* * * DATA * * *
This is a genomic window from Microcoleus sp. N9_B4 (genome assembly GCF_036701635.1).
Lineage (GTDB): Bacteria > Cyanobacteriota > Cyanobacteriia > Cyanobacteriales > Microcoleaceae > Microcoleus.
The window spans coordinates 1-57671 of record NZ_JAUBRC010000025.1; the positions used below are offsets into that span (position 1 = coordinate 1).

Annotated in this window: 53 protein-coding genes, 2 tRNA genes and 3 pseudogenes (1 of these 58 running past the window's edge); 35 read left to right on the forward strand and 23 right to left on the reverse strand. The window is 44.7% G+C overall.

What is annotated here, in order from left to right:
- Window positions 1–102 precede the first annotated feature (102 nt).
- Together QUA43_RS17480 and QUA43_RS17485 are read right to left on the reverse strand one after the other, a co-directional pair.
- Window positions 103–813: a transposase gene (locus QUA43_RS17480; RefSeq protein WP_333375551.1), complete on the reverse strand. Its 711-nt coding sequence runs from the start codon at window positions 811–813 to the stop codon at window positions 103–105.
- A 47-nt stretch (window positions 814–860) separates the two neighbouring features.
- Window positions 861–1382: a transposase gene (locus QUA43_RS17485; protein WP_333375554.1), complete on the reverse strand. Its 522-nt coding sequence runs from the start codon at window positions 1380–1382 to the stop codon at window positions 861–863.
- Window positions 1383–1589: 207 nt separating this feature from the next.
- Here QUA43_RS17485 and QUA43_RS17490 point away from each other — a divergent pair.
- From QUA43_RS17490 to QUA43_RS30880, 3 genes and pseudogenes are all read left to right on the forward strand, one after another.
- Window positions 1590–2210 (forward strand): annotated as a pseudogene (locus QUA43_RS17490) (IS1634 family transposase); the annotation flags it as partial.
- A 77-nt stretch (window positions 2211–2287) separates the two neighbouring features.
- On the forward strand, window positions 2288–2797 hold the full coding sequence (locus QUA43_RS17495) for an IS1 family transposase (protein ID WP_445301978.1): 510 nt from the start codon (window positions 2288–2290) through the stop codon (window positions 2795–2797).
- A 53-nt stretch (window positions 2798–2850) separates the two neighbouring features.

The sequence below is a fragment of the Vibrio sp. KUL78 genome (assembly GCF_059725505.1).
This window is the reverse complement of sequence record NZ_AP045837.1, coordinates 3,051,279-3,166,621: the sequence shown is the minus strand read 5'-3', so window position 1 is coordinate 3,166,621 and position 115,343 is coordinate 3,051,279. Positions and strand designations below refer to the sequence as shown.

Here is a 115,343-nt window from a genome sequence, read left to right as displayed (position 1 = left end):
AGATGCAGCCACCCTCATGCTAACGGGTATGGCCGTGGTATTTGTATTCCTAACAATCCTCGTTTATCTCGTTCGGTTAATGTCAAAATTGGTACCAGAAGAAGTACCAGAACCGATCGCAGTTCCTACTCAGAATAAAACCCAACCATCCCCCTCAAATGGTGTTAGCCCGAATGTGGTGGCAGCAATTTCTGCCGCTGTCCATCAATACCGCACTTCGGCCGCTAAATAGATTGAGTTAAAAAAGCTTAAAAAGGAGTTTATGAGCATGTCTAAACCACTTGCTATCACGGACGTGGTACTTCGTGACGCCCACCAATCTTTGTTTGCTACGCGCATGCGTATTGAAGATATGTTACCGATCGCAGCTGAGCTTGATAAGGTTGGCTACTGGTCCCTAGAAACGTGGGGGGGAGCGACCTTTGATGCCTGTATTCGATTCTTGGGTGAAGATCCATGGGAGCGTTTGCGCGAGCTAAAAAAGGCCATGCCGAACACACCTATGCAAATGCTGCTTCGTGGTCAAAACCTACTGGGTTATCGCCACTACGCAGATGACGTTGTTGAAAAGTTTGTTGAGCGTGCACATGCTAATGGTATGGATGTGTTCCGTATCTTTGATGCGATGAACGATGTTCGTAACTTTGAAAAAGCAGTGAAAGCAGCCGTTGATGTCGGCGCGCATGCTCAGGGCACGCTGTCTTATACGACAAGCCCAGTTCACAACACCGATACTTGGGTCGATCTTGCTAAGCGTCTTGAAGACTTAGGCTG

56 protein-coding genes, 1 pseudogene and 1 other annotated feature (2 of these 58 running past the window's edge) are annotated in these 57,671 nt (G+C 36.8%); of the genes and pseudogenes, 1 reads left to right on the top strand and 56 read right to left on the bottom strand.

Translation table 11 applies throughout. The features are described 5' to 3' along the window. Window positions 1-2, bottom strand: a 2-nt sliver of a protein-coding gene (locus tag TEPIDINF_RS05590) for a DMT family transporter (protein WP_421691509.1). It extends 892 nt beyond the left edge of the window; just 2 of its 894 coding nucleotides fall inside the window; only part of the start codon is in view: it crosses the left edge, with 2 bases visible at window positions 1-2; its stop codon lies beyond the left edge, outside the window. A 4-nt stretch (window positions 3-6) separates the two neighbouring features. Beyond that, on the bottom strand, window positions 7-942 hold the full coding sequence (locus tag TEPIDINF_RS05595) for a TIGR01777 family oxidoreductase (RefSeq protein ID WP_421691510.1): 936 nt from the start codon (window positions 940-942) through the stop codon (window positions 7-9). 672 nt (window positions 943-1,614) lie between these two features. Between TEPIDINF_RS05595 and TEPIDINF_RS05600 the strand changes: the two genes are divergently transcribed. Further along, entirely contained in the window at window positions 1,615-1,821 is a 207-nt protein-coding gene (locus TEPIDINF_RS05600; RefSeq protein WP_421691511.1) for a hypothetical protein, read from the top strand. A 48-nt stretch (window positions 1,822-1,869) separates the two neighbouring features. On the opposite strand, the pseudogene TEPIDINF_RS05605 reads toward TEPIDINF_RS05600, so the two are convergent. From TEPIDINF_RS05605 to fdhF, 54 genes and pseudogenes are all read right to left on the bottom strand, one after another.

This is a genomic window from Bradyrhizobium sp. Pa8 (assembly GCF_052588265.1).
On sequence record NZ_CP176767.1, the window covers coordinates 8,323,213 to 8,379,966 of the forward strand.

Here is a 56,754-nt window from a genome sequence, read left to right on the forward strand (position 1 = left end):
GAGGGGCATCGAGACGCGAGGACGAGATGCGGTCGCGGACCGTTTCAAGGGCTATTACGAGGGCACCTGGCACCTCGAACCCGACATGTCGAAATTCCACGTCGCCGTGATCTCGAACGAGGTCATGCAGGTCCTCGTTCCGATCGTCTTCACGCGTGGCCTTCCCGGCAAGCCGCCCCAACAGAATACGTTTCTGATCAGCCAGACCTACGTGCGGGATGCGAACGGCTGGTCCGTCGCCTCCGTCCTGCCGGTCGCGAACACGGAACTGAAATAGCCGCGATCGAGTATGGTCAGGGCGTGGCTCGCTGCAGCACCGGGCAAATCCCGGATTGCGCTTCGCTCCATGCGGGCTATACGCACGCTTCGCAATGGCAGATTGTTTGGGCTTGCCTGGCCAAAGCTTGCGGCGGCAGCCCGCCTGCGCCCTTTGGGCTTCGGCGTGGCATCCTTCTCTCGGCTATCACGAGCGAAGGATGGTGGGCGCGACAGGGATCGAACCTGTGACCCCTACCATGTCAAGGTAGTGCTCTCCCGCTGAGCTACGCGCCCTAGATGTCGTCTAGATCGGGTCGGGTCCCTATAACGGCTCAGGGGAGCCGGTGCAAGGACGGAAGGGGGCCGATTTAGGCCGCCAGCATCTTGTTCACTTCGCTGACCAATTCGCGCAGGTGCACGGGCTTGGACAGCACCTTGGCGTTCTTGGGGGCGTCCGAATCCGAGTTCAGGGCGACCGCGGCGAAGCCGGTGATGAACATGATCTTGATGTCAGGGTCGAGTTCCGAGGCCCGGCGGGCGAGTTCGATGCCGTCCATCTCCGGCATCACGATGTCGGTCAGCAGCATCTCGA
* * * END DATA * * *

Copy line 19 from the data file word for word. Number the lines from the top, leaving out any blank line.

This window is the reverse complement of sequence record NZ_AP045837.1, coordinates 3,051,279-3,166,621: the sequence shown is the minus strand read 5'-3', so window position 1 is coordinate 3,166,621 and position 115,343 is coordinate 3,051,279. Positions and strand designations below refer to the sequence as shown.